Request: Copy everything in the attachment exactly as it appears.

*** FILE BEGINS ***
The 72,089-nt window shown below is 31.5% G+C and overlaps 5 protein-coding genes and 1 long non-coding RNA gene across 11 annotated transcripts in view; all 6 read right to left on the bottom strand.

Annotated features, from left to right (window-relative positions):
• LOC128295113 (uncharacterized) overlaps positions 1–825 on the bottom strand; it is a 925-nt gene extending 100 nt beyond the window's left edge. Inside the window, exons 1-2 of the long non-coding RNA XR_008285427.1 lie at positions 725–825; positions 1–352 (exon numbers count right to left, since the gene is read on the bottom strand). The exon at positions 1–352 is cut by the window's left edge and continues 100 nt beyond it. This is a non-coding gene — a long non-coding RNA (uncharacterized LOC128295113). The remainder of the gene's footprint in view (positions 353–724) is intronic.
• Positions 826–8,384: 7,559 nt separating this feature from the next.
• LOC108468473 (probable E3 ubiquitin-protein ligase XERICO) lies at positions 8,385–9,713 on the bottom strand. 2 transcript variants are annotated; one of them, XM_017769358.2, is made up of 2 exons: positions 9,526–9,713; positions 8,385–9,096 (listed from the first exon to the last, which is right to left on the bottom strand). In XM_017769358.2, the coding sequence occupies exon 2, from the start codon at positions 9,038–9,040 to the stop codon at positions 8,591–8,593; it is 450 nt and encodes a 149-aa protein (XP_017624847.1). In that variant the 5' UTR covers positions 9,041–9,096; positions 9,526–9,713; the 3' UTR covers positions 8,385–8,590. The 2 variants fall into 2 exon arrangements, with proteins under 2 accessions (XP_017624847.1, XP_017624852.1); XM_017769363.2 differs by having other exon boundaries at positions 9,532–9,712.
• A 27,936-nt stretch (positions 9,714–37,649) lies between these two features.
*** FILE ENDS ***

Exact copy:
The 72,089-nt window shown below is 31.5% G+C and overlaps 5 protein-coding genes and 1 long non-coding RNA gene across 11 annotated transcripts in view; all 6 read right to left on the bottom strand.

Annotated features, from left to right (window-relative positions):
• LOC128295113 (uncharacterized) overlaps positions 1–825 on the bottom strand; it is a 925-nt gene extending 100 nt beyond the window's left edge. Inside the window, exons 1-2 of the long non-coding RNA XR_008285427.1 lie at positions 725–825; positions 1–352 (exon numbers count right to left, since the gene is read on the bottom strand). The exon at positions 1–352 is cut by the window's left edge and continues 100 nt beyond it. This is a non-coding gene — a long non-coding RNA (uncharacterized LOC128295113). The remainder of the gene's footprint in view (positions 353–724) is intronic.
• Positions 826–8,384: 7,559 nt separating this feature from the next.
• LOC108468473 (probable E3 ubiquitin-protein ligase XERICO) lies at positions 8,385–9,713 on the bottom strand. 2 transcript variants are annotated; one of them, XM_017769358.2, is made up of 2 exons: positions 9,526–9,713; positions 8,385–9,096 (listed from the first exon to the last, which is right to left on the bottom strand). In XM_017769358.2, the coding sequence occupies exon 2, from the start codon at positions 9,038–9,040 to the stop codon at positions 8,591–8,593; it is 450 nt and encodes a 149-aa protein (XP_017624847.1). In that variant the 5' UTR covers positions 9,041–9,096; positions 9,526–9,713; the 3' UTR covers positions 8,385–8,590. The 2 variants fall into 2 exon arrangements, with proteins under 2 accessions (XP_017624847.1, XP_017624852.1); XM_017769363.2 differs by having other exon boundaries at positions 9,532–9,712.
• A 27,936-nt stretch (positions 9,714–37,649) lies between these two features.